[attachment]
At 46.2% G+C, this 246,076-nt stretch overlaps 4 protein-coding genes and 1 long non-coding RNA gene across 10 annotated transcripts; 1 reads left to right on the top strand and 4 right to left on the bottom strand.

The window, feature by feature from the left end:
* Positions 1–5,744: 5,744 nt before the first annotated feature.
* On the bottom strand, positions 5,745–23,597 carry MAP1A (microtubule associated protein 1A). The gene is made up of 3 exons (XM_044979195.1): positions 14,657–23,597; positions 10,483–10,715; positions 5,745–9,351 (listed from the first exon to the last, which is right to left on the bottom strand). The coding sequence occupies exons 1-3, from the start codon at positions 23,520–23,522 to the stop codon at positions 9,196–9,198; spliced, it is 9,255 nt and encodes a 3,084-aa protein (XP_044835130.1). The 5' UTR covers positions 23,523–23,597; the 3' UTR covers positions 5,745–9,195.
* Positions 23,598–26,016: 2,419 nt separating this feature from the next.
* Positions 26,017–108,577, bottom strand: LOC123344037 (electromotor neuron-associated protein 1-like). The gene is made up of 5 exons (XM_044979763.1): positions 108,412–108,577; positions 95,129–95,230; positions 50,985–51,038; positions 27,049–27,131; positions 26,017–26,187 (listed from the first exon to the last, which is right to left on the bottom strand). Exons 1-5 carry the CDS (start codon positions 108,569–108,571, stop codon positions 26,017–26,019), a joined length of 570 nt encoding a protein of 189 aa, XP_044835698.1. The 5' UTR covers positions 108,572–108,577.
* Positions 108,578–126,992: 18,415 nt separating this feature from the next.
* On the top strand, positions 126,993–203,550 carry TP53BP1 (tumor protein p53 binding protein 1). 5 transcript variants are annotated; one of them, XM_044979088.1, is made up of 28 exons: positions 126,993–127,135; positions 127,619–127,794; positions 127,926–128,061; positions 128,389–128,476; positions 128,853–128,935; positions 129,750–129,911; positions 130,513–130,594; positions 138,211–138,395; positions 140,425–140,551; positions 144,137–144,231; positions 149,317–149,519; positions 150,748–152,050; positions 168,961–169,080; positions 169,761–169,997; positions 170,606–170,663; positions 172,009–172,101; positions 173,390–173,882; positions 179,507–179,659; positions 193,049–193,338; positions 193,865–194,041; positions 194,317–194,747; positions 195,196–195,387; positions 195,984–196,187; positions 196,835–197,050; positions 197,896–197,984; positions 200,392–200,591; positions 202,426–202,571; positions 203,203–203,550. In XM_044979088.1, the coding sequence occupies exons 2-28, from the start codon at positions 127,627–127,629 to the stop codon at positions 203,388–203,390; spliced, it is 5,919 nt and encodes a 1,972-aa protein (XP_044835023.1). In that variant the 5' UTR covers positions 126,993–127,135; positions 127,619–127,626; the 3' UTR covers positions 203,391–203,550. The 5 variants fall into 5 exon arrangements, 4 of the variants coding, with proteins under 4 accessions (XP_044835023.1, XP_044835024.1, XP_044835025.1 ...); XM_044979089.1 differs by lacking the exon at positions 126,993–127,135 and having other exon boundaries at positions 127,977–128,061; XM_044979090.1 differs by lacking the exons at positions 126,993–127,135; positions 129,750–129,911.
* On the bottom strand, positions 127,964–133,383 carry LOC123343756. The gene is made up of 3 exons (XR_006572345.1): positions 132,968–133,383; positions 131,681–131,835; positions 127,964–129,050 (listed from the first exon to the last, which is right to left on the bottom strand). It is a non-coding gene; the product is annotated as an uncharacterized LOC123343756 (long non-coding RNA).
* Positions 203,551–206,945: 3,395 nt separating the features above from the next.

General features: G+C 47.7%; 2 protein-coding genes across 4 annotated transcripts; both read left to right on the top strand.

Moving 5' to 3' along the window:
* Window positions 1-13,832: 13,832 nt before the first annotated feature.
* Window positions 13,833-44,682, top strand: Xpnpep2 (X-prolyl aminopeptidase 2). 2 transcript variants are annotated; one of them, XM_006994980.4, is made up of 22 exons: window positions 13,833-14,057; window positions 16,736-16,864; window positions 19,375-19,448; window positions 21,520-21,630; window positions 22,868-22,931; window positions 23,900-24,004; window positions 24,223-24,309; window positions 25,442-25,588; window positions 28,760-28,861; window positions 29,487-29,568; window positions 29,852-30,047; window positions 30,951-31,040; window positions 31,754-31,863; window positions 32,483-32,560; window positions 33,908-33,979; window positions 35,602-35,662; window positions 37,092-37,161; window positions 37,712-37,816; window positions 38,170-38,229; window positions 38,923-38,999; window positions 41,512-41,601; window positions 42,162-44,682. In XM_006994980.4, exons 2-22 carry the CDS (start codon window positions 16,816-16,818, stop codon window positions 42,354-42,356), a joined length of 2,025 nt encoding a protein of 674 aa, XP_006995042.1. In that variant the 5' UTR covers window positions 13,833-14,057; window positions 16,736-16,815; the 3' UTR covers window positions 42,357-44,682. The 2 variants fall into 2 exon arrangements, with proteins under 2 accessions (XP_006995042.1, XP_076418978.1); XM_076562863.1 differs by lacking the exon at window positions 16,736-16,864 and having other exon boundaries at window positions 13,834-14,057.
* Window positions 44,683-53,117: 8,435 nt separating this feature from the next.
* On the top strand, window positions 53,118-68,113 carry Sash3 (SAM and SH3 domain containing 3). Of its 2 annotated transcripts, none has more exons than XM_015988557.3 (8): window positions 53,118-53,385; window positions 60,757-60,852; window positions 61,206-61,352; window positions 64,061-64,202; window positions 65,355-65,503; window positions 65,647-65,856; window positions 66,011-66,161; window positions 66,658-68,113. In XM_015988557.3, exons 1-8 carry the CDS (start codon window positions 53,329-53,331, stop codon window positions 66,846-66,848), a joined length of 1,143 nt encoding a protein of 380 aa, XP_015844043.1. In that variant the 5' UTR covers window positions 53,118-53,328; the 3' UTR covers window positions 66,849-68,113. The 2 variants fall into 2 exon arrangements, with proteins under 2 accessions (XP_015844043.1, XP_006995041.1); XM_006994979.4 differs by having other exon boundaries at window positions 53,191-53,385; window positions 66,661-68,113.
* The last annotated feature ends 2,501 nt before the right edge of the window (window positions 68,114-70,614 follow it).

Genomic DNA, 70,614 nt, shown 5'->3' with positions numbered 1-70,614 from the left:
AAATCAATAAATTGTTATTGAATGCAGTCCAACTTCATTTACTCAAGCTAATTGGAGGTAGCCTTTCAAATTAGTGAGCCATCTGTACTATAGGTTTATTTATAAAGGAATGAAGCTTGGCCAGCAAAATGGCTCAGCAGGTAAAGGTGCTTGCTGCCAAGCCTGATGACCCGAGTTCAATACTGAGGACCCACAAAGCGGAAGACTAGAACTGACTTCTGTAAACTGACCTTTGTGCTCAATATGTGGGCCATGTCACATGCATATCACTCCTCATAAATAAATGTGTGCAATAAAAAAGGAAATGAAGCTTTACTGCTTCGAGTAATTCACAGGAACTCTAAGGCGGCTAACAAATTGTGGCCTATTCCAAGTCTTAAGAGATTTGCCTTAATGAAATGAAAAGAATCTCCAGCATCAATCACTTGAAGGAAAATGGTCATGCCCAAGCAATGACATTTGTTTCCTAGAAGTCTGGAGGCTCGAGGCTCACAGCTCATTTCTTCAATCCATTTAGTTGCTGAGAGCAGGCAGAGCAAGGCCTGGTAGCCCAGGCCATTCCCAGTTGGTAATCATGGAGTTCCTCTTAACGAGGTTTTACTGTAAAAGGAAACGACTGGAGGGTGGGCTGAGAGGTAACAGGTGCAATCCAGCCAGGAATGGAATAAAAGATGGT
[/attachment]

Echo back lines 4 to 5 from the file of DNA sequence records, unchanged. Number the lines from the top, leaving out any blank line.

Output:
* On the bottom strand, positions 5,745–23,597 carry MAP1A (microtubule associated protein 1A). The gene is made up of 3 exons (XM_044979195.1): positions 14,657–23,597; positions 10,483–10,715; positions 5,745–9,351 (listed from the first exon to the last, which is right to left on the bottom strand). The coding sequence occupies exons 1-3, from the start codon at positions 23,520–23,522 to the stop codon at positions 9,196–9,198; spliced, it is 9,255 nt and encodes a 3,084-aa protein (XP_044835130.1). The 5' UTR covers positions 23,523–23,597; the 3' UTR covers positions 5,745–9,195.
* Positions 23,598–26,016: 2,419 nt separating this feature from the next.